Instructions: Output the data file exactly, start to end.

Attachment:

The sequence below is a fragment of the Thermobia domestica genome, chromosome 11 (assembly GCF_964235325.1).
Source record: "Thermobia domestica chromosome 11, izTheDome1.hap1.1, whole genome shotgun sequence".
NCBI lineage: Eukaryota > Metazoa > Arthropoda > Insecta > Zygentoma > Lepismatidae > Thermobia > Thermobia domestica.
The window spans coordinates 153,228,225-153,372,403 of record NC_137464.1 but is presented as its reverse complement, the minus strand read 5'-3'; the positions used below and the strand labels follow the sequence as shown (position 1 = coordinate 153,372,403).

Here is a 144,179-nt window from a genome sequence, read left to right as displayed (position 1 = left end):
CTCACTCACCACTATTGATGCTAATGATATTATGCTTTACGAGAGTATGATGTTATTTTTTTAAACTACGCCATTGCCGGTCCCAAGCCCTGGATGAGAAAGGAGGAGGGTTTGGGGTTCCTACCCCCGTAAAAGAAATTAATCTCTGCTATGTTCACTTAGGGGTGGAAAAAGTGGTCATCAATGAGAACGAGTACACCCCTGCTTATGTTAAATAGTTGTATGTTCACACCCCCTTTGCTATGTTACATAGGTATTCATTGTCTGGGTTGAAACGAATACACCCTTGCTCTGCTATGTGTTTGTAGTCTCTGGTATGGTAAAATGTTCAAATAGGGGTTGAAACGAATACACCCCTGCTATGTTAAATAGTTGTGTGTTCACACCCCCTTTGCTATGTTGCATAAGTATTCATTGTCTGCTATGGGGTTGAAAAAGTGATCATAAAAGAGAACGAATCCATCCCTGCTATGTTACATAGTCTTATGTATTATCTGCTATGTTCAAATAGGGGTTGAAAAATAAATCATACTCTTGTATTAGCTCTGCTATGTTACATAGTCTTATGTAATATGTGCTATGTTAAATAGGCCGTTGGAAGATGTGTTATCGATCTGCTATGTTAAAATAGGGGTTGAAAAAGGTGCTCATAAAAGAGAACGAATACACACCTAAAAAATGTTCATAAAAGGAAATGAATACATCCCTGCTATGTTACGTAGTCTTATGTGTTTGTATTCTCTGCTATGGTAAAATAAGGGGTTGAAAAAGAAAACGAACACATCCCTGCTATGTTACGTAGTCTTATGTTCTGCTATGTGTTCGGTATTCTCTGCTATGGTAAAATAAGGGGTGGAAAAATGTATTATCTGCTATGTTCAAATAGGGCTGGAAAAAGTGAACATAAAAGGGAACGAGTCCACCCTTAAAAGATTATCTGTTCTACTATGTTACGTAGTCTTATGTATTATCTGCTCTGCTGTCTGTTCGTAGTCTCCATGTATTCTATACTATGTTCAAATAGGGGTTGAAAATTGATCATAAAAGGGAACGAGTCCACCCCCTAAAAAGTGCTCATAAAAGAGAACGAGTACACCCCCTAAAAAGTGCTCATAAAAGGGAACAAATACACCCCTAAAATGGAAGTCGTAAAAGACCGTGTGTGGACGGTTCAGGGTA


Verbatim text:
The sequence below is a fragment of the Thermobia domestica genome, chromosome 11 (assembly GCF_964235325.1).
Source record: "Thermobia domestica chromosome 11, izTheDome1.hap1.1, whole genome shotgun sequence".
NCBI lineage: Eukaryota > Metazoa > Arthropoda > Insecta > Zygentoma > Lepismatidae > Thermobia > Thermobia domestica.
The window spans coordinates 153,228,225-153,372,403 of record NC_137464.1 but is presented as its reverse complement, the minus strand read 5'-3'; the positions used below and the strand labels follow the sequence as shown (position 1 = coordinate 153,372,403).

Here is a 144,179-nt window from a genome sequence, read left to right as displayed (position 1 = left end):
CTCACTCACCACTATTGATGCTAATGATATTATGCTTTACGAGAGTATGATGTTATTTTTTTAAACTACGCCATTGCCGGTCCCAAGCCCTGGATGAGAAAGGAGGAGGGTTTGGGGTTCCTACCCCCGTAAAAGAAATTAATCTCTGCTATGTTCACTTAGGGGTGGAAAAAGTGGTCATCAATGAGAACGAGTACACCCCTGCTTATGTTAAATAGTTGTATGTTCACACCCCCTTTGCTATGTTACATAGGTATTCATTGTCTGGGTTGAAACGAATACACCCTTGCTCTGCTATGTGTTTGTAGTCTCTGGTATGGTAAAATGTTCAAATAGGGGTTGAAACGAATACACCCCTGCTATGTTAAATAGTTGTGTGTTCACACCCCCTTTGCTATGTTGCATAAGTATTCATTGTCTGCTATGGGGTTGAAAAAGTGATCATAAAAGAGAACGAATCCATCCCTGCTATGTTACATAGTCTTATGTATTATCTGCTATGTTCAAATAGGGGTTGAAAAATAAATCATACTCTTGTATTAGCTCTGCTATGTTACATAGTCTTATGTAATATGTGCTATGTTAAATAGGCCGTTGGAAGATGTGTTATCGATCTGCTATGTTAAAATAGGGGTTGAAAAAGGTGCTCATAAAAGAGAACGAATACACACCTAAAAAATGTTCATAAAAGGAAATGAATACATCCCTGCTATGTTACGTAGTCTTATGTGTTTGTATTCTCTGCTATGGTAAAATAAGGGGTTGAAAAAGAAAACGAACACATCCCTGCTATGTTACGTAGTCTTATGTTCTGCTATGTGTTCGGTATTCTCTGCTATGGTAAAATAAGGGGTGGAAAAATGTATTATCTGCTATGTTCAAATAGGGCTGGAAAAAGTGAACATAAAAGGGAACGAGTCCACCCTTAAAAGATTATCTGTTCTACTATGTTACGTAGTCTTATGTATTATCTGCTCTGCTGTCTGTTCGTAGTCTCCATGTATTCTATACTATGTTCAAATAGGGGTTGAAAATTGATCATAAAAGGGAACGAGTCCACCCCCTAAAAAGTGCTCATAAAAGAGAACGAGTACACCCCCTAAAAAGTGCTCATAAAAGGGAACAAATACACCCCTAAAATGGAAGTCGTAAAAGACCGTGTGTGGACGGTTCAGGGTA